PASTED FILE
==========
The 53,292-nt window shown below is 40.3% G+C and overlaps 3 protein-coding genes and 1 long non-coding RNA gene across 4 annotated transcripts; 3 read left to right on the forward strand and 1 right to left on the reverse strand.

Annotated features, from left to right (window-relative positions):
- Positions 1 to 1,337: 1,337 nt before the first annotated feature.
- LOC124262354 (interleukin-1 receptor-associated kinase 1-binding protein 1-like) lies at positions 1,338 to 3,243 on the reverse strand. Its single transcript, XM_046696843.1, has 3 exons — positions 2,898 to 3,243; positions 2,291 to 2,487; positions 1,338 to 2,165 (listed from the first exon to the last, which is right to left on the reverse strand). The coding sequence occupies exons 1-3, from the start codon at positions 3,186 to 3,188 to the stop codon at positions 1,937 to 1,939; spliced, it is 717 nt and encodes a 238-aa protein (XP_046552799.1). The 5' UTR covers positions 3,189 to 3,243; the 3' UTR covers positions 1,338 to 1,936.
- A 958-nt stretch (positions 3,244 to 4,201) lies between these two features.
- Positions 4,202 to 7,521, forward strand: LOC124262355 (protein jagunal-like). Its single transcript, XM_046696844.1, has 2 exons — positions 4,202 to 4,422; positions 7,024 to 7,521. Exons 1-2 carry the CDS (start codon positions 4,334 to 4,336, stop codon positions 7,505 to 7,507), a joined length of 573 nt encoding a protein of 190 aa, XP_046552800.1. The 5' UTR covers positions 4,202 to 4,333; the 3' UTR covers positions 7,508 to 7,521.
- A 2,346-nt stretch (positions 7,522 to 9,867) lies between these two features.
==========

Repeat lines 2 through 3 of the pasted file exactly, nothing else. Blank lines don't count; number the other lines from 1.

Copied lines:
Annotated features, from left to right (window-relative positions):
- Positions 1 to 1,337: 1,337 nt before the first annotated feature.